Computerised three-dimensional analysis was performed to compute the participants' ankle positions using the images obtained using the two digital cameras. We obtained 3 dimensional coordinates of five markers (a) through (e) for each testing position. Then, the ankle position formed by the lines connecting markers (a) and (b) and the plane defined by markers (c), (d) and (e) was computed. The author defined the angle between the longitudinal axis of the lower leg and the platform in the saggital plane as plantarflexion angle of the ankle. For each test position, the angle calculated from the digital image is hereafter referred to as the "estimate angle" (i.e. the angle perceived by the participant). The value obtained by subtracting the correct angle provided by the hardware-locked position from the corresponding estimate angle was defined as the constant error (CE). When the estimated angle is in reduced plantarflexion compared with the correct angle, the CE was in negative. Analyses of the angles from the images were performed three times for each condition by a blinded examiner. An average for each condition was then calculated from these measurements.
A preliminary study was performed to examine reliability of the measurement method. Three examiners measured joint position angle of -10[degrees], 0[degrees], 10[degrees], 20[degrees] and 30[degrees] of plantarflexion at 0[degrees] and 20[degrees] of the ankle inversion, respectively. The platform of testing device was paced at the testing angles using hardware fixture, providing exactly the same and known platform positions. Each measurement was then repeated 3 times to calculate intra-and inter-rate reliability. The result showed that inter-rater reliability was good with ICC(3,3) and SEM resulted in 0.917, 0.50[degrees] , respectively for the joint position at 0[degrees] of inversion, and 0.747, 1.1[degrees], respectively, at 20[degrees] of inversion. Similarly, ICC(1,3) of 0.825 and SEM of 1.05[degrees] for the joint position angles of plantarflexion at 0[degrees] of inversion, and ICC(1,3) of 0.624 and SEM of 1.07[degrees] at 20[degrees] of inversion for intra-rater reliability.
The accuracy and precision of the measurement system using 3D-APAS were obtained from the angles of the platform using the hardware fixture designed to lock the apparatus at exact 10 testing positions. Accuracy and precision of the testing device was within 2o and 3o, respectively.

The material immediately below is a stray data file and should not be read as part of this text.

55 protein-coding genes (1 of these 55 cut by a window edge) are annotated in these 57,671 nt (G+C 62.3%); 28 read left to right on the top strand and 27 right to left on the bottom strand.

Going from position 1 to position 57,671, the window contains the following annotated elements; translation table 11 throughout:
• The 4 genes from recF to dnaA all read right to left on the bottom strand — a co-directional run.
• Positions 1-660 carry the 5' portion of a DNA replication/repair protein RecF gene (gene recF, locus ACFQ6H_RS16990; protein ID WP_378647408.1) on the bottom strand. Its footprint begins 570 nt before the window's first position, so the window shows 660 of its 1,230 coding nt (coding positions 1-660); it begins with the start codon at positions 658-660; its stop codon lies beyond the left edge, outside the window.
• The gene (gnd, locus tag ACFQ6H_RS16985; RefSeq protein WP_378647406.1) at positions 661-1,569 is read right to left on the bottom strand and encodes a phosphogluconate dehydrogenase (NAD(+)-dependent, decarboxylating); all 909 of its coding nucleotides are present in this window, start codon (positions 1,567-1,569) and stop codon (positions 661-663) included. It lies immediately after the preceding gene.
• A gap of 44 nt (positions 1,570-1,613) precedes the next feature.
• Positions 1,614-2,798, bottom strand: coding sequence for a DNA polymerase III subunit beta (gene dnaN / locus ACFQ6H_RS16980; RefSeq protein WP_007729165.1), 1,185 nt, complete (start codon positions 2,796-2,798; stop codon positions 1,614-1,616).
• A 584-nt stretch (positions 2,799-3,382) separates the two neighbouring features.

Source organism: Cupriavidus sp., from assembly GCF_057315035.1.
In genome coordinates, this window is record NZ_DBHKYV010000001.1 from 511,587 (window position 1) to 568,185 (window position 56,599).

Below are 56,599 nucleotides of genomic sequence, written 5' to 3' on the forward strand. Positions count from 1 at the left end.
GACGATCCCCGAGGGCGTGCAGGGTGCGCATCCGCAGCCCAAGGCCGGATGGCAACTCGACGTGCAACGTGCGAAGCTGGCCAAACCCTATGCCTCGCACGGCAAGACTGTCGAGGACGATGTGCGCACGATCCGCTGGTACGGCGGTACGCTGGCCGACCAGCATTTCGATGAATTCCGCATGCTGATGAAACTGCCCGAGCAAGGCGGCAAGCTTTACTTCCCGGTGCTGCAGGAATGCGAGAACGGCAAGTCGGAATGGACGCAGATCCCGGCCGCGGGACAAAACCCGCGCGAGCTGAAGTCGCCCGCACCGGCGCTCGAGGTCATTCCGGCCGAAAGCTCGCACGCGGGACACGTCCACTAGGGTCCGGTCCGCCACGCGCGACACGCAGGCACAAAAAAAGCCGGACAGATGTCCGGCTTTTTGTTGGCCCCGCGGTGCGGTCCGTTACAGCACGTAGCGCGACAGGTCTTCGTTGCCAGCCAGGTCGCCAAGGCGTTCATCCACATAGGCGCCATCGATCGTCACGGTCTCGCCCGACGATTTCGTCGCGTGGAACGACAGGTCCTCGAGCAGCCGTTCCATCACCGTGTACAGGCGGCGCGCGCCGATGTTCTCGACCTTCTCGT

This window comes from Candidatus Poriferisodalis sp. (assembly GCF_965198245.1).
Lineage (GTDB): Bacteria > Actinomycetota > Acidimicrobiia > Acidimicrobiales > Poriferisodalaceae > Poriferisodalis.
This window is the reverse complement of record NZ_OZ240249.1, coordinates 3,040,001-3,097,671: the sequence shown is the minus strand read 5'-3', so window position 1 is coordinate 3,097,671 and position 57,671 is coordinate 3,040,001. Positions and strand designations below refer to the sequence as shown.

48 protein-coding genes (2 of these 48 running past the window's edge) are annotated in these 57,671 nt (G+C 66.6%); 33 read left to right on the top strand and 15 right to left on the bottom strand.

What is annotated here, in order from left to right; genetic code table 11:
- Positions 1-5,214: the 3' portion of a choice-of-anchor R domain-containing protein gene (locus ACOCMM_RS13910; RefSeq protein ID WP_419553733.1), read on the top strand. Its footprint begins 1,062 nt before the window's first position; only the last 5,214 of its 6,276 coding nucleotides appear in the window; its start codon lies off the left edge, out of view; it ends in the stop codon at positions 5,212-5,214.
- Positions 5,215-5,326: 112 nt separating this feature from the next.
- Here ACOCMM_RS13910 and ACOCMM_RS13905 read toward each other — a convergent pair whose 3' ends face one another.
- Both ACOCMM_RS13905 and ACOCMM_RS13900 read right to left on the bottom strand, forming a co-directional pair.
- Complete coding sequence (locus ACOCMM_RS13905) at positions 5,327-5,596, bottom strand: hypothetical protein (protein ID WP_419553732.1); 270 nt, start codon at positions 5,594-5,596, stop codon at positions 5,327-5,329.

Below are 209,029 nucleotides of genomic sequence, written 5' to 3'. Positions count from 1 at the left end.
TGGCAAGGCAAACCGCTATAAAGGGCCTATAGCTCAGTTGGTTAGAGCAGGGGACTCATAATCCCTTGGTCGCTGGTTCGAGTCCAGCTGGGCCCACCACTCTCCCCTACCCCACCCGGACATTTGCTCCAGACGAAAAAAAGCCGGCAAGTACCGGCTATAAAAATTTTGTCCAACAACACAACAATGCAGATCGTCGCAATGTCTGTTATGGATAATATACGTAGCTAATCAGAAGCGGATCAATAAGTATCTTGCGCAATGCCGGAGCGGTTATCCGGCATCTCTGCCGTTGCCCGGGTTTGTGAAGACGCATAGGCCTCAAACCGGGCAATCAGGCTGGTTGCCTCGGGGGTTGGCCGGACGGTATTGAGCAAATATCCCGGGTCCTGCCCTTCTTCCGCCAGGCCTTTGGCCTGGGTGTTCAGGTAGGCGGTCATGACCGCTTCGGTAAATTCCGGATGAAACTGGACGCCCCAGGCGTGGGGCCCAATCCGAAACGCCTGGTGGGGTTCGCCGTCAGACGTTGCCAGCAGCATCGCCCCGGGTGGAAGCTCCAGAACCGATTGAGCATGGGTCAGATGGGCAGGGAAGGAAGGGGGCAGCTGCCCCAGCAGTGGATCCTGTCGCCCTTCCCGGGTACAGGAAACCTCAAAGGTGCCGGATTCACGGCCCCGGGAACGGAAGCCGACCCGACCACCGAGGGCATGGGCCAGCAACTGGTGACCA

All data were analyzed using SPSS for windows, version 10.0J (SPSS Inc, Chicago, IL). A three-way analysis of variance (ANOVA) for split-plot design was performed with group (FAI or healthy), inversion positions (0 and 20[degrees]), plantarflexion angles (-10, 0, 10, 20 and 30[degrees]). For significant main effects, the Tukey Honestly Significant Difference (HSD) post hoc test was used for pairwise comparisons. The level of statistical significance was set at p = 0.05. A priori power analysis was not performed due to a lack of reasonable assumptions for constant errors in different joint positions.
Three-way ANOVA revealed that there were no significant three-way interactions (Table 1). There was significant two-way interaction between group and plantarflexion angle (Table1). Tukey's HSD post hoc analysis revealed that the CE at 30[degrees] for 0[degrees] and 20[degrees] of inversion , respectively, when comparing CE between two conditions within FAI group date (p < 0.05 and p < 0.001, respectively) (Table 2). No significant differences were detected at any other pairwise comparisons (p > 0.128 and p > 0.131, respectively).
There was significant two-way interaction between group and inversion position (Table 1). Post hoc analysis showed there was significant difference in CE between 0[degrees] and 20[degrees] of ankle inversion for the FAI group, while no significant difference was observed for the control group. In addition, there were no significant difference in CE at 0[degrees] and 20[degrees] ankle inversion , respectively, between the FAI and control group (p > 0.220).